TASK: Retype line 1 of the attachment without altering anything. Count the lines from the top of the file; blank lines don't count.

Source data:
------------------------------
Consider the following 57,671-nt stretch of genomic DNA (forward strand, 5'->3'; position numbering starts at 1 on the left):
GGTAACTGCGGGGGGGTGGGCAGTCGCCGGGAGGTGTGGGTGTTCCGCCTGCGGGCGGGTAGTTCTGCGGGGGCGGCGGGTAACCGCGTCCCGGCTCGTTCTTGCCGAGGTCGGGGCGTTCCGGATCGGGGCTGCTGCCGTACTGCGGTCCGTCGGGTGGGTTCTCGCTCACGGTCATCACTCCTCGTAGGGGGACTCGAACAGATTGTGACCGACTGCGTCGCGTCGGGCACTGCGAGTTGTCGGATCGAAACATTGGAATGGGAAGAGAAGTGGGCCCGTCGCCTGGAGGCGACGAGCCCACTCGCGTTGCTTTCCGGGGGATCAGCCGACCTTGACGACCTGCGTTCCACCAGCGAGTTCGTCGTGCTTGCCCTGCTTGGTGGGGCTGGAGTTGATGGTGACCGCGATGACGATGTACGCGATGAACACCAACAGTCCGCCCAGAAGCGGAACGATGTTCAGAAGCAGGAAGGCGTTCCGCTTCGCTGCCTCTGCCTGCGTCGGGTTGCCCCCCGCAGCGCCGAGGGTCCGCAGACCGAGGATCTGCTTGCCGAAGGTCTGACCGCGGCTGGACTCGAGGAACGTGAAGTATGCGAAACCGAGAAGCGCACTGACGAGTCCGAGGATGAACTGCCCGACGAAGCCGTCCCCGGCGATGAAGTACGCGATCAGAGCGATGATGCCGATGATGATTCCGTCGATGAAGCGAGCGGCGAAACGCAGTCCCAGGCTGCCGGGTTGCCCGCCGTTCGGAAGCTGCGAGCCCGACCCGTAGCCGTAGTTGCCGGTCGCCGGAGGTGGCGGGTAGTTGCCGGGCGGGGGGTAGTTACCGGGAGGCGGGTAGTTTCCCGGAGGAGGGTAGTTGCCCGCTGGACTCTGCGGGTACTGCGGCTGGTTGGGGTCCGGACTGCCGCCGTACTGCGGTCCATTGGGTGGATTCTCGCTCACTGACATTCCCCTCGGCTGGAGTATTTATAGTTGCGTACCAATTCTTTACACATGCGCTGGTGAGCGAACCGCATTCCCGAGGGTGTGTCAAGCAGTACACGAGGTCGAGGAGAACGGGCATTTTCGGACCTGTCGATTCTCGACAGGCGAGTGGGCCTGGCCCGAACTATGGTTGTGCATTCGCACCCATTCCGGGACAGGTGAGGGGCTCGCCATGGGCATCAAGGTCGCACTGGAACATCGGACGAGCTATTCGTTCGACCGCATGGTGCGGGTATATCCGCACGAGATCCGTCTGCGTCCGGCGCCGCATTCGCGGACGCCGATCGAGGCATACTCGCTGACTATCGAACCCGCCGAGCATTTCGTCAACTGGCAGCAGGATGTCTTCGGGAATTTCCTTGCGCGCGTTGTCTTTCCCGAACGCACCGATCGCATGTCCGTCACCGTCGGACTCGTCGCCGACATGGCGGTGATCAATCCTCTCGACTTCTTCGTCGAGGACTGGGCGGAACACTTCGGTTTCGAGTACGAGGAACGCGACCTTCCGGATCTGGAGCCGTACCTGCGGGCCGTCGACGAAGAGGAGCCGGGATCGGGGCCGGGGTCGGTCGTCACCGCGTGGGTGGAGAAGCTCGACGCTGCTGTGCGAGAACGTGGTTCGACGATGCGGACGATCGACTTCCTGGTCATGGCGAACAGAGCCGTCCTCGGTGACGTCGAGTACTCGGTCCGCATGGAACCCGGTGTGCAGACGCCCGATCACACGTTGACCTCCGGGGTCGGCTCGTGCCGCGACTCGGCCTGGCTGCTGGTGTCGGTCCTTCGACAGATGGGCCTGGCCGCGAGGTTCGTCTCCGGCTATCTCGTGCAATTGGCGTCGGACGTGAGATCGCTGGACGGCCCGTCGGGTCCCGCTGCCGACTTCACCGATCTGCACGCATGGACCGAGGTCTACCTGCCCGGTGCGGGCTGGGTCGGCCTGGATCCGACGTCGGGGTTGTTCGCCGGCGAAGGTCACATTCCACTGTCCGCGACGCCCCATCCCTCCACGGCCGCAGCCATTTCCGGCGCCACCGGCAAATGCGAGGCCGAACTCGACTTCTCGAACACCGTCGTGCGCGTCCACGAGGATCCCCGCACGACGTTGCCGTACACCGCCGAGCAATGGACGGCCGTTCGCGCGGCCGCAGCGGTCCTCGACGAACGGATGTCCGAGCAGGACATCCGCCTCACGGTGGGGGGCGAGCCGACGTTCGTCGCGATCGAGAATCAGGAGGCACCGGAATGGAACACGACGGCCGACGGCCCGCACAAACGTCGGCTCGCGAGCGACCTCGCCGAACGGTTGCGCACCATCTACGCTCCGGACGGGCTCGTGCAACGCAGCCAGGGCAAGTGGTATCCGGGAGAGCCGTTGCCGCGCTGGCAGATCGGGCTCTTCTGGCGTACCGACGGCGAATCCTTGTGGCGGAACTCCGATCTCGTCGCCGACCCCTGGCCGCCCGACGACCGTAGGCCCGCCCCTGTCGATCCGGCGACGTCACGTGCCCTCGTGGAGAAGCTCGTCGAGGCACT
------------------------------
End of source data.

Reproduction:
Consider the following 57,671-nt stretch of genomic DNA (forward strand, 5'->3'; position numbering starts at 1 on the left):